A building without people is an empty shell.  And our biggest priority is to create and strengthen community.  That means bringing people to the national Karaite Jewish Cultural Center for intellectual engagement, spiritual inspiration, cultural enrichment, and opportunities for social interaction that go far beyond what may be available on a Saturday morning between 9:30 – 12:00.  What do we mean by that?  Lectures, study sessions, meetings, round-table discussions on a variety of topics, as well as cultural presentations and potential exhibits of art and artifacts relevant to the Karaite Jewish people.  And as a locus of activity, the Cultural Center can also facilitate advocacy efforts and expanded communication efforts that range across a variety of Internet platforms.  In other words, our goal is to foster both tangible community through events and activities of all kinds, and virtual community through the Web, and through the distribution of important learning tools and historical materials. All we need is the money and leadership to sustain this kind of programming down the road, once the new Center is established.

Q: How have non-Karaite Jews responded to your fundraising inquiries?

I have been astounded by the depth of support for this initiative from the non-Karaite world thus far.  I, myself, am not Karaite but am from a Rabbinic Eastern European tradition and I really understand the importance of cross-cultural communication.  To reach out to others – to teach and to learn – is one of the most important things one can do as an evolving individual, so my husband and I have brought our concepts to a pretty broad cross-section of leaders in the larger Bay Area Jewish community to get their input.   Their strong support makes it clear to us that the time has come not only to strengthen the community from within, but to build stronger bridges to the broader Jewish community.  For too long and by too many people, Karaite Judaism has been considered as a fringe element, rather than as a strong branch of the diverse and heterogeneous tree that is world Jewry.  We fully believe that the establishment of the Karaite Jewish Cultural Center will go a long way toward redressing that fallacy, and the non-Karaite Jewish community is supporting that concept.

Q: How have Karaite Jews themselves responded to this initiative?

From members of the community young and old we have had tremendous enthusiasm.  When asked why he had made a pretty significant gift, one young man whom I quote constantly, said, “I want to be more closely tied to my roots”.  That statement has become a kind of motto for me, and a call to action for another key element of the Campaign – not only to build stronger bridges to the rest of world Jewry, but to build stronger bridges to our own youth.  At the same time we’re reaching out to the next generation, however, we must take care to listen to the elders in our community. It appears they have much to say.  Their voices are also heard in this Campaign effort loud and clear, and we hope that the outcomes will gladden their hearts.  We hope that Karaite Jews of all generations and all locales will provide their financial support to this Campaign as soon as possible.  We must raise another $250k toward our $1.2m project budget by the end of this calendar year in order to break ground in December.  We need the support of everyone in the community, and from friends beyond the Karaite Jewish community, to accomplish that and to re-dedicate our facility next summer. Thanks, Shawn, for providing this platform to spread the message of why we’re embarking upon this effort, and what we hope to achieve as a result of it.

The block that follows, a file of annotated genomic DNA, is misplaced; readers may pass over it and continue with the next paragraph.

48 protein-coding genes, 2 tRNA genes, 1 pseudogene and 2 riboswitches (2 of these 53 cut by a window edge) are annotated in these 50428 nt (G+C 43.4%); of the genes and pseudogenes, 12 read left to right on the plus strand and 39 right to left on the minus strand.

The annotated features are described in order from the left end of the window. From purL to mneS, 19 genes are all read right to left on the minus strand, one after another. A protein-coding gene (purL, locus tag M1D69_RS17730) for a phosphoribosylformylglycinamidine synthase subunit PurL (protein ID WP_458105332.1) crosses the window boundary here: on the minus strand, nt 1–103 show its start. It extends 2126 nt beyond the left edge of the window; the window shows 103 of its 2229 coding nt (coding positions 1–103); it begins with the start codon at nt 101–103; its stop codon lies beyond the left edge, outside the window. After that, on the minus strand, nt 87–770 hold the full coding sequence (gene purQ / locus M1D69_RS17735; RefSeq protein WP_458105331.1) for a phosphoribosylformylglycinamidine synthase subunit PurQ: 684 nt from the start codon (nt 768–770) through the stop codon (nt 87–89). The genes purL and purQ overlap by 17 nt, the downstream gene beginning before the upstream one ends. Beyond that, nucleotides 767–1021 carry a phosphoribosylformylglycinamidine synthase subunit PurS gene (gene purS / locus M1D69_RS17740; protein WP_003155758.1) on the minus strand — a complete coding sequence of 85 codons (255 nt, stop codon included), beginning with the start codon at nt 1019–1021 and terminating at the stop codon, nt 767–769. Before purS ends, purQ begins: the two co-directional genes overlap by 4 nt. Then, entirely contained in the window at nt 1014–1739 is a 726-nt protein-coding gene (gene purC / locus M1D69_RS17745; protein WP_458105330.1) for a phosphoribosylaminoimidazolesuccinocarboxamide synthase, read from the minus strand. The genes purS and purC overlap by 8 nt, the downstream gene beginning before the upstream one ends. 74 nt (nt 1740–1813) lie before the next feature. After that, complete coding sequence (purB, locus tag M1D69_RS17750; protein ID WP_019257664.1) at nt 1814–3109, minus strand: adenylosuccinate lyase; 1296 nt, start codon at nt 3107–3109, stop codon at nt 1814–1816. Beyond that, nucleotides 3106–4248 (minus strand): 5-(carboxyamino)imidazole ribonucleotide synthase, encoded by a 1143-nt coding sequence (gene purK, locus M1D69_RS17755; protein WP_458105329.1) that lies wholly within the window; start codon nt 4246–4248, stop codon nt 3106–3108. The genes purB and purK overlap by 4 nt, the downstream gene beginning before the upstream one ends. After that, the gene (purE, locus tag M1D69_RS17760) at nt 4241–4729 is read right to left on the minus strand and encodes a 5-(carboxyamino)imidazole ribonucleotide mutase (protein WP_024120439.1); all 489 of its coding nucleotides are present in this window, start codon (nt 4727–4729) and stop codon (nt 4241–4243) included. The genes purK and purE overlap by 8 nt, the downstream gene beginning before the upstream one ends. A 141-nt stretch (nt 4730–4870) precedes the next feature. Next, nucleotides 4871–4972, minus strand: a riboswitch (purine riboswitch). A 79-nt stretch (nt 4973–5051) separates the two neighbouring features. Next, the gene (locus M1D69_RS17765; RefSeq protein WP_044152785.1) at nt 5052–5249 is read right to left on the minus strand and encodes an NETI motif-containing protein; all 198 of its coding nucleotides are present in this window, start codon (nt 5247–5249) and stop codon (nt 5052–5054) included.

*  *  *

My family has made a pledge to the new building, and we are excited to be a part of KJA’s Foundation for the Future Campaign. Please join me in investing in the future of Karaite Judaism in the United States.  Please visit for more detailed information about the KJA’s goals and about how you can help to achieve them through making your own gift to the Foundation for the Future Campaign.

Leave a Comment

Filed under Karaite Jews of America, KJA Foundation for the Future

Leave a Reply

Your email address will not be published. Required fields are marked *